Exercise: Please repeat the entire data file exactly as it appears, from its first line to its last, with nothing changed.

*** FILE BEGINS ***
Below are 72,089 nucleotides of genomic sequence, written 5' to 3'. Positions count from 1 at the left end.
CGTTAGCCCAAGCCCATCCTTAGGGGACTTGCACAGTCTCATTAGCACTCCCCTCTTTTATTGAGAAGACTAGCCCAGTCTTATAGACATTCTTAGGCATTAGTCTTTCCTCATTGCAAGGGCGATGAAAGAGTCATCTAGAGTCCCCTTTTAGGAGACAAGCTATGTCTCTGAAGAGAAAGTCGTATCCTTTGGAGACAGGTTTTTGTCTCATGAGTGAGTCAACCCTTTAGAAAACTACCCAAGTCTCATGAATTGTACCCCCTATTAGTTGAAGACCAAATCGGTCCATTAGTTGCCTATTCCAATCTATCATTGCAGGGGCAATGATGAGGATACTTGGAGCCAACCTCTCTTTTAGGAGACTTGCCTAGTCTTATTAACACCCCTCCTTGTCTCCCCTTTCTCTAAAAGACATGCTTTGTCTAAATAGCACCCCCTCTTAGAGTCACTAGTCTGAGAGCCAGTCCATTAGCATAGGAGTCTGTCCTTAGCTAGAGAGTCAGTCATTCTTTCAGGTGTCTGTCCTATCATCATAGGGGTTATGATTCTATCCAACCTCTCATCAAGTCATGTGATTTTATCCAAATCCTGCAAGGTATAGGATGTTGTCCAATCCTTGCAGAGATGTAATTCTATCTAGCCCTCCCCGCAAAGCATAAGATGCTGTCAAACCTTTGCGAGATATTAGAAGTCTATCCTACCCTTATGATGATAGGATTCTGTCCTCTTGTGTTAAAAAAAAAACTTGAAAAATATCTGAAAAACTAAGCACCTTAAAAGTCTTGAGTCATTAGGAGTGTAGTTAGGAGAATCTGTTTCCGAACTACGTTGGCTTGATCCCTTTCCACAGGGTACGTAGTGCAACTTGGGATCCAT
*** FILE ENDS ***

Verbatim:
Below are 72,089 nucleotides of genomic sequence, written 5' to 3'. Positions count from 1 at the left end.
CGTTAGCCCAAGCCCATCCTTAGGGGACTTGCACAGTCTCATTAGCACTCCCCTCTTTTATTGAGAAGACTAGCCCAGTCTTATAGACATTCTTAGGCATTAGTCTTTCCTCATTGCAAGGGCGATGAAAGAGTCATCTAGAGTCCCCTTTTAGGAGACAAGCTATGTCTCTGAAGAGAAAGTCGTATCCTTTGGAGACAGGTTTTTGTCTCATGAGTGAGTCAACCCTTTAGAAAACTACCCAAGTCTCATGAATTGTACCCCCTATTAGTTGAAGACCAAATCGGTCCATTAGTTGCCTATTCCAATCTATCATTGCAGGGGCAATGATGAGGATACTTGGAGCCAACCTCTCTTTTAGGAGACTTGCCTAGTCTTATTAACACCCCTCCTTGTCTCCCCTTTCTCTAAAAGACATGCTTTGTCTAAATAGCACCCCCTCTTAGAGTCACTAGTCTGAGAGCCAGTCCATTAGCATAGGAGTCTGTCCTTAGCTAGAGAGTCAGTCATTCTTTCAGGTGTCTGTCCTATCATCATAGGGGTTATGATTCTATCCAACCTCTCATCAAGTCATGTGATTTTATCCAAATCCTGCAAGGTATAGGATGTTGTCCAATCCTTGCAGAGATGTAATTCTATCTAGCCCTCCCCGCAAAGCATAAGATGCTGTCAAACCTTTGCGAGATATTAGAAGTCTATCCTACCCTTATGATGATAGGATTCTGTCCTCTTGTGTTAAAAAAAAAACTTGAAAAATATCTGAAAAACTAAGCACCTTAAAAGTCTTGAGTCATTAGGAGTGTAGTTAGGAGAATCTGTTTCCGAACTACGTTGGCTTGATCCCTTTCCACAGGGTACGTAGTGCAACTTGGGATCCAT